BSc Computer Science with Industrial Experience / Course details

Year of entry: 2022

Course unit details:
Graphics & Virtual Environments

Unit code COMP37111
Credit rating 10
Unit level Level 3
Teaching period(s) Semester 1
Offered by Department of Computer Science
Available as a free choice unit? Yes


This course follows on from COMP27112, the 2nd year course "Computer Graphics, and Image Processing", and looks at more advanced topics in Computer Graphics, such as large-scale polygonal modelling techniques, capturing geometry from scanners and cameras, procedural modelling, and sophisticated global and real-time rendering techniques. The course is supported by a 10-week laboratory project in OpenGL.


Unit title Unit code Requirement type Description
Introduction to Visual Computing COMP27112 Pre-Requisite Compulsory
Students who are not from the School of Computer Science must have permission from both Computer Science and their home School to enrol.


This Course Unit covers the principles of modern techniques for Computer Graphics modelling and image synthesis, on the assumption that students have already completed the introductory Computer Graphics course (COMP27112). Its principal aim is to introduce students to the ever-expanding repertoire of techniques for defining and rendering images of 3D model data. Particular attention is focussed on the increasing requirements for complex rendering and interaction to occur in real-time.

Learning outcomes

  • be able to analyse requirements of 3D modelling problems and select appropriate combinations of modelling techniques

  • be able to describe and compare CAD, Generative and Captured approaches to creating 3D models with respect to their fidelity and time/space constraints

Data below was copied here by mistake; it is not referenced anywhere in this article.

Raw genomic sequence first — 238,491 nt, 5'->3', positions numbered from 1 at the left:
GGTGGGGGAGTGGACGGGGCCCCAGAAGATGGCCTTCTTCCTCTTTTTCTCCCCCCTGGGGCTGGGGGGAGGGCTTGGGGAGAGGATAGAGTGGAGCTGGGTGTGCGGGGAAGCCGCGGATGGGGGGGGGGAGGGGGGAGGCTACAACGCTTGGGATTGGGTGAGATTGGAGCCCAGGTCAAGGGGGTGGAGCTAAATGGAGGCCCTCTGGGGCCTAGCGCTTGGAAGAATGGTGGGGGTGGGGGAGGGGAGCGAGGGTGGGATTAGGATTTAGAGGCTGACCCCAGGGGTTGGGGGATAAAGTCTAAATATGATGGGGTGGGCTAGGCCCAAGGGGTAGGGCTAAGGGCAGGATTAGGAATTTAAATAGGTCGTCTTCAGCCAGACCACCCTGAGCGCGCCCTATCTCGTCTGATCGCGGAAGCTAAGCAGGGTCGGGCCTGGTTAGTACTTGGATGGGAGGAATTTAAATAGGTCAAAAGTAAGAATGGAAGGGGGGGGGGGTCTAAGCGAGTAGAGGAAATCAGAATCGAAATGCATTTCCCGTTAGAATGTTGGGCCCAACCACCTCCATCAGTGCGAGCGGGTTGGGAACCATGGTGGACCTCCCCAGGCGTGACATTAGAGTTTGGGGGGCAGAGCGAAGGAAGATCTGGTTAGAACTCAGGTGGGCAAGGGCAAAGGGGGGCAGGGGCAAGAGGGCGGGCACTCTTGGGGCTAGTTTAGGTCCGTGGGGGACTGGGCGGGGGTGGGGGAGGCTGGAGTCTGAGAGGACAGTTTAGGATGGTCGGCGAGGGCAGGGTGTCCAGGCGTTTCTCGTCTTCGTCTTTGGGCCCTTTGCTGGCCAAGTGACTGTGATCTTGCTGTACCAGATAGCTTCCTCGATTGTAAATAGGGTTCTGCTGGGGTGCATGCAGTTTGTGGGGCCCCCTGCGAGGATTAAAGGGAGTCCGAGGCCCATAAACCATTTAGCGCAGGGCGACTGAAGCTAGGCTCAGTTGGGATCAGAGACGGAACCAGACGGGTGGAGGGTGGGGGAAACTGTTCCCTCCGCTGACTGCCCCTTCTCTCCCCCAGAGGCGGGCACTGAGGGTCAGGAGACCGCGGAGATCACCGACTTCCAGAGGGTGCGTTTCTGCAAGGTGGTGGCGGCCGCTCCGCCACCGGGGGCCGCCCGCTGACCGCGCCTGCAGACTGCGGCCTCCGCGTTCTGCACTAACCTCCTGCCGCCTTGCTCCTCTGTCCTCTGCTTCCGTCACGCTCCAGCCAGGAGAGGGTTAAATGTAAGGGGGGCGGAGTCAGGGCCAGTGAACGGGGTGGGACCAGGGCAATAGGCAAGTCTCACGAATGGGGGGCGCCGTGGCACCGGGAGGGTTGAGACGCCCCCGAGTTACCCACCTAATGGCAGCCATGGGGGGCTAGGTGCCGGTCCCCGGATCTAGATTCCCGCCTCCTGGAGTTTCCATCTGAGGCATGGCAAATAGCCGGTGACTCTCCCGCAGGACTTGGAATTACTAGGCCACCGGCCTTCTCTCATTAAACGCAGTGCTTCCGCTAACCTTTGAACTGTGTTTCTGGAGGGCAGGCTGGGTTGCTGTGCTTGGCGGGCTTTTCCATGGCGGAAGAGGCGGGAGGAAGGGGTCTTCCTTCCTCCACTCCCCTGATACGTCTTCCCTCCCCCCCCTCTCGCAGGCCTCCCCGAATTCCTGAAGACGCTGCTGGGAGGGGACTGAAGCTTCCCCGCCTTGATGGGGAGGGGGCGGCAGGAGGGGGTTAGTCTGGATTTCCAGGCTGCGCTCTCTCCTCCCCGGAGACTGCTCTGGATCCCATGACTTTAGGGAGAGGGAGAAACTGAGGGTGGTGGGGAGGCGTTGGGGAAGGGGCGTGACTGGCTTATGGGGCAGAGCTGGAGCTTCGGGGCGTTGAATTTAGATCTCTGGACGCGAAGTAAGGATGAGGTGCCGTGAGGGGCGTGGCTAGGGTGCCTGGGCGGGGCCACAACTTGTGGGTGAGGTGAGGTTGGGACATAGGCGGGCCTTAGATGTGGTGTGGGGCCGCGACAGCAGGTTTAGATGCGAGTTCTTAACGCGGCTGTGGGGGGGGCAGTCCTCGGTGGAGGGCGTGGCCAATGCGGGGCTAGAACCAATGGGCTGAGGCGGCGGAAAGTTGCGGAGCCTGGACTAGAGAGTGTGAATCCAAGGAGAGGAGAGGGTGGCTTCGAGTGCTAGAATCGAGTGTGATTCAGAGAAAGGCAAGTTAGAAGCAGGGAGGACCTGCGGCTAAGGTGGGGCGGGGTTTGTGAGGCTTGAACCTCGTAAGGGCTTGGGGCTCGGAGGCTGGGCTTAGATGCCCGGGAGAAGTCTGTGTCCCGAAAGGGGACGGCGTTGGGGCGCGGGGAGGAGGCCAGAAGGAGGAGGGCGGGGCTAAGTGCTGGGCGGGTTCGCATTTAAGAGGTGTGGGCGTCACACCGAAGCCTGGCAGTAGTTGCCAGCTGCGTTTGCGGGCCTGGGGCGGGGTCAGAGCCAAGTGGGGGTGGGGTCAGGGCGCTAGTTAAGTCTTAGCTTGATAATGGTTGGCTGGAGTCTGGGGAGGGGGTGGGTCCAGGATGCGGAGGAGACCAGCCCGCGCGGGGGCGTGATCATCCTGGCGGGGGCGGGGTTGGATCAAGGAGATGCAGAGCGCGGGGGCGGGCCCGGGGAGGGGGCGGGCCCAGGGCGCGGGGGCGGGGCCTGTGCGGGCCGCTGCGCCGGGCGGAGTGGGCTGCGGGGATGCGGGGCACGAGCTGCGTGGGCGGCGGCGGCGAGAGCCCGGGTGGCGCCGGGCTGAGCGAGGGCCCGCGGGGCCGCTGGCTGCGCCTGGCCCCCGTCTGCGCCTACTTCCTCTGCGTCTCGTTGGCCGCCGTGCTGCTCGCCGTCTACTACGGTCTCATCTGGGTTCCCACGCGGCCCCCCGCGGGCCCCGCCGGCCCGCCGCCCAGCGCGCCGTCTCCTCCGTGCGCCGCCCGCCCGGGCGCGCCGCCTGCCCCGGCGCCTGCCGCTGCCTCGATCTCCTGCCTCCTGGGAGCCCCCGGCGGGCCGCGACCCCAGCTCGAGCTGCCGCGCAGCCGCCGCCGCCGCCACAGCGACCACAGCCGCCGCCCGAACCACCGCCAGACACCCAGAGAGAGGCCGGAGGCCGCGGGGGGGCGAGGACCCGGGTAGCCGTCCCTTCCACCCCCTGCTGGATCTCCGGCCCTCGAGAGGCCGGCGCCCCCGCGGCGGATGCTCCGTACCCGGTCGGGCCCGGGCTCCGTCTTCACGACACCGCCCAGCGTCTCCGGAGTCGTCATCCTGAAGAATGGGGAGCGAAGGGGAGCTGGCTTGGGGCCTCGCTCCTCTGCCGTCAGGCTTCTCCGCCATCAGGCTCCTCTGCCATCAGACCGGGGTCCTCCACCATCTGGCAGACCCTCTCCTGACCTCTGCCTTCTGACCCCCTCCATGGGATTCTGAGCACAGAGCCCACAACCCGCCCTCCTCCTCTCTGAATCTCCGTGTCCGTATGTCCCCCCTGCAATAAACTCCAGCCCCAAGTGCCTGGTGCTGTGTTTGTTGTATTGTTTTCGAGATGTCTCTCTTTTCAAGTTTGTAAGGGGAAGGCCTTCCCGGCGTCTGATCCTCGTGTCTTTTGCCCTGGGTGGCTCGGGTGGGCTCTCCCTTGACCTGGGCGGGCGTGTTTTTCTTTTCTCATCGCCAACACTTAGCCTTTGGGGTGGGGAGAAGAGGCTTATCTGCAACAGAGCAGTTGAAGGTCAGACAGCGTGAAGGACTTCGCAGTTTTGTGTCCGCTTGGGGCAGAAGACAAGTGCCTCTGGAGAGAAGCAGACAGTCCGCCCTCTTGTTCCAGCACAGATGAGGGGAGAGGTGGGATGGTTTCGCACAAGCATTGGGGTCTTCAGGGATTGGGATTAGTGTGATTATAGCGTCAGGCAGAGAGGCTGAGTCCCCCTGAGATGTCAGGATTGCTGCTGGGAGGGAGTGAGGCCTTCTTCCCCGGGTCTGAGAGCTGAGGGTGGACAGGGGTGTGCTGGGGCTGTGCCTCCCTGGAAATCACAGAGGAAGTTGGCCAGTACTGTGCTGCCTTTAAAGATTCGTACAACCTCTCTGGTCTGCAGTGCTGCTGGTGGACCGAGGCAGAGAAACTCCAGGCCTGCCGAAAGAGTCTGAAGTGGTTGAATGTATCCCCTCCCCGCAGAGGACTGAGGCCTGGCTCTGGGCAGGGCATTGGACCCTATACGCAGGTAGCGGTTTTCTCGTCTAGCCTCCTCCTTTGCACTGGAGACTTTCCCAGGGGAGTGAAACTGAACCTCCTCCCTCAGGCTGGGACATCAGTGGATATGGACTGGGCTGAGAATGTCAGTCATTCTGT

• be able to describe how the rendering equation acts as a mathematical representation of illumination in the real world

  • be able to compare different computational approximations to the rendering equation with respect to their visual fidelity and computational complexity

  • be able to analyse rendering problems to create novel solutions by combining or modifying existing computational approximations


Introduction and overview (1)
Introduction to the course and to the laboratory project. Applications of modelling techniques and image synthesis.

Non-polygonal modelling techniques (1)
Procedural modelling: fractal geometry, modelling with fractals, particle systems, L-systems.

Model acquisition (3)
Laser scanning; surface fitting; occlusions and hole-filling; acquisition of geometry from photographs and video.

The Rendering Equation and Ray-tracing (1)
The Rendering Equation, basic ray tracing, primary and secondary rays, shadow feeler rays, reflection and transparency. Real-time ray tracing.

Monte Carlo ray tracing. Importance sampling, variance reduction methods. Path tracing, bidirectional ray tracing.

Global illumination: Radiosity (1)
Principles: energy exchange between surfaces, implementation approaches, rendering techniques.

Volume rendering (1)

Spatial Enumeration and culling (2)
Spatial enumeration, grids, AABBs, HBBs. Level of detail.Examples of model complexity, the need for interaction. Culling techniques:

back-face, view frustum, portals, occlusion culling.

Teaching and learning methods


11 in total, 1 per week


There will be one lab exercise programming project.

Employability skills

Analytical skills
Project management
Problem solving

Assessment methods

Method Weight
Written exam 70%
Practical skills assessment 30%

Feedback methods

Face to face feedback and marking in programming laboratories.

Recommended reading

COMP37111 reading list can be found on the Department of Computer Science website for current students.

Study hours

Scheduled activity hours
Lectures 11
Independent study hours
Independent study 89

Teaching staff

Staff member Role
Stephen Pettifer Unit coordinator

Additional notes

Course unit materials

Links to course unit teaching materials can be found on the School of Computer Science website for current students.

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